Intel, Microsoft collaborate to detect, classify malware

Two tech giants, Intel and Microsoft, are working together in order to make it easier to detect and classify malware.

Intel Labs is working alongside the Threat Protection Intelligence Team from Microsoft. The two teams are working into creating images taken from various samples of malware. These images can provide a simpler way of detecting a malicious code that might harm a computer.

A revolutionary new technique

The project is using the new Statix Malware-as-Image Network Analysis (STAMINA) technique. This new imaging technique converts a malicious code into a grayscale image. The project hopes that by converting these codes into an image, it will be easier for them to detect and classify it.

Once the system successfully converts the code into an image, researchers will analyze its structural and textural patterns. Through these techniques, the researchers are expecting to classify a nonthreatening code from a malicious one.

The new technique is utilizing real-world data set from both Microsoft and Intel. Both tech giants have a vast collection of data pertaining to malware. The companies also have separate deep learning projects that focus on malware classification.

What separates STAMINA from other malware detection techniques is its unique ability to examine codes with triggering it. STAMINA can essentially study a suspected malicious piece of code without executing it or even monitor its runtime behavior.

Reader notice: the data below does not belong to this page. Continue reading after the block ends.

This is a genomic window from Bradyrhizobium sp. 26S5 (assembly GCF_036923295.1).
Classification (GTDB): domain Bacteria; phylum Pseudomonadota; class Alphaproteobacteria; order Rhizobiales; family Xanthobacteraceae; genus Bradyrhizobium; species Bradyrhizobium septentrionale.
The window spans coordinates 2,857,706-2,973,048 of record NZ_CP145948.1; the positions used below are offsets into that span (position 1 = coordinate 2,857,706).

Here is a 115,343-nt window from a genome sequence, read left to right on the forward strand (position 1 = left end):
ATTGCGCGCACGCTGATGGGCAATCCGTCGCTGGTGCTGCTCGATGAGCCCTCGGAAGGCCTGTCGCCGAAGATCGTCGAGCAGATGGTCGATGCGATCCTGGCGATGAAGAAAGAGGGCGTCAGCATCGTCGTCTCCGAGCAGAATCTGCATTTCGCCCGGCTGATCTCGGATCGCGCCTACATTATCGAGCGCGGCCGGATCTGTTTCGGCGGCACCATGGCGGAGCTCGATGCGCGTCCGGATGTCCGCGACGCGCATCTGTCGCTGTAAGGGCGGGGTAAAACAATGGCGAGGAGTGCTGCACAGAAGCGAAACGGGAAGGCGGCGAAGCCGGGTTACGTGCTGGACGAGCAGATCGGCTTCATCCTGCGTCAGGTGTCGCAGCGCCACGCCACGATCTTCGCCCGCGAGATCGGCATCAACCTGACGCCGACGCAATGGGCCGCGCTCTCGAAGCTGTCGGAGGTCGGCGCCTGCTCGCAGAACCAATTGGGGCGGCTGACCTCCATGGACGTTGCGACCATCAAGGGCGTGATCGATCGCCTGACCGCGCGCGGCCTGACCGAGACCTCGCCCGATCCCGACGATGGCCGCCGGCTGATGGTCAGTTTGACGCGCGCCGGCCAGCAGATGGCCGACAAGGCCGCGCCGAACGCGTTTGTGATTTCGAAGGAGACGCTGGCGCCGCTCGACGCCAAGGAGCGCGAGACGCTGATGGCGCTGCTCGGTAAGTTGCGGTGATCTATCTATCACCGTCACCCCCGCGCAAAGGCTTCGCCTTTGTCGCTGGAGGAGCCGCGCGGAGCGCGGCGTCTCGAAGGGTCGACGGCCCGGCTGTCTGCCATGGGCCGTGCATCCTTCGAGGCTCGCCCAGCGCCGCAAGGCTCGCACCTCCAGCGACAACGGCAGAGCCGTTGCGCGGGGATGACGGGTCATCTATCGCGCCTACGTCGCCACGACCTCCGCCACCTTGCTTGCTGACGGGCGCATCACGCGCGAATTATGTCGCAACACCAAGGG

How STAMINA works

The new STAMINA technique utilizes three particular stages. First, the technique converts the malicious code into an image. Next, the program uses deep learning methods to create a structure and pattern. Lastly, researchers will evaluate the result of the second stage.

Reports claim that STAMINA has an impressive 99% accuracy when it comes to classifying malicious programs. Additionally, the technique posts an equally impressive 2.6% false-positive rating.

While this new technique is revolutionary, it is still it in early phase and there are still a lot to learn. For one, the technique is extremely effective only when analyzing small file sizes. Unsurprisingly, STAMINA lags when checking larger file sizes.

Microsoft explains:

“For bigger size applications, STAMINA becomes less effective due to limitations in converting billions of pixels into JPEG images and then resizing them.”

Microsoft and Intel claim that there is still a lot of room for STAMINA to grow. Since the project is still in its infancy, the tech giants are working to refine the program’s detection and analytical process.

Regardless of its current performance, both Microsoft and Intel are optimistic about the project. The two companies expect that this new malware detection technique will be successful.

Image courtesy of Sompetch Khanakornpratip/Shutterstock

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